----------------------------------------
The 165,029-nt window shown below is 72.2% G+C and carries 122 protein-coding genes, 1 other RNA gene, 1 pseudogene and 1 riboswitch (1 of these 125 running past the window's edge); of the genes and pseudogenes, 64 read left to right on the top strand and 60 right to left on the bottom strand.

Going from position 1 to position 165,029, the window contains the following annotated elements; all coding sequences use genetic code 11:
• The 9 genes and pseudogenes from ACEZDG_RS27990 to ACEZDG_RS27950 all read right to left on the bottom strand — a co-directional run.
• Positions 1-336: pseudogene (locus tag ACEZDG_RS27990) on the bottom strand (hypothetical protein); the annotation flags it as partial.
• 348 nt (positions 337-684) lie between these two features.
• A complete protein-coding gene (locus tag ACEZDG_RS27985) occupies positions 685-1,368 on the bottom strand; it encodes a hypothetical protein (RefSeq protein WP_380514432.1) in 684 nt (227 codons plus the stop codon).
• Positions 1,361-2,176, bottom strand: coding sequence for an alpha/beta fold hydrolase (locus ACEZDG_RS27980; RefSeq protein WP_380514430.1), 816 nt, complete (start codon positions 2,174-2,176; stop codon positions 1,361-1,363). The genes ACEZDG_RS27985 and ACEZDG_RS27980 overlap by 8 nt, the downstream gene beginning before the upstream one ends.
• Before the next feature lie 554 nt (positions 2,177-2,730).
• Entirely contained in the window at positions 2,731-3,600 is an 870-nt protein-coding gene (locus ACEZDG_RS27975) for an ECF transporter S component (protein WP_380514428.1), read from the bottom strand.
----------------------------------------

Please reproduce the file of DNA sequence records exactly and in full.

The 165,029-nt window shown below is 72.2% G+C and carries 122 protein-coding genes, 1 other RNA gene, 1 pseudogene and 1 riboswitch (1 of these 125 running past the window's edge); of the genes and pseudogenes, 64 read left to right on the top strand and 60 right to left on the bottom strand.

Going from position 1 to position 165,029, the window contains the following annotated elements; all coding sequences use genetic code 11:
• The 9 genes and pseudogenes from ACEZDG_RS27990 to ACEZDG_RS27950 all read right to left on the bottom strand — a co-directional run.
• Positions 1-336: pseudogene (locus tag ACEZDG_RS27990) on the bottom strand (hypothetical protein); the annotation flags it as partial.
• 348 nt (positions 337-684) lie between these two features.
• A complete protein-coding gene (locus tag ACEZDG_RS27985) occupies positions 685-1,368 on the bottom strand; it encodes a hypothetical protein (RefSeq protein WP_380514432.1) in 684 nt (227 codons plus the stop codon).
• Positions 1,361-2,176, bottom strand: coding sequence for an alpha/beta fold hydrolase (locus ACEZDG_RS27980; RefSeq protein WP_380514430.1), 816 nt, complete (start codon positions 2,174-2,176; stop codon positions 1,361-1,363). The genes ACEZDG_RS27985 and ACEZDG_RS27980 overlap by 8 nt, the downstream gene beginning before the upstream one ends.
• Before the next feature lie 554 nt (positions 2,177-2,730).
• Entirely contained in the window at positions 2,731-3,600 is an 870-nt protein-coding gene (locus ACEZDG_RS27975) for an ECF transporter S component (protein WP_380514428.1), read from the bottom strand.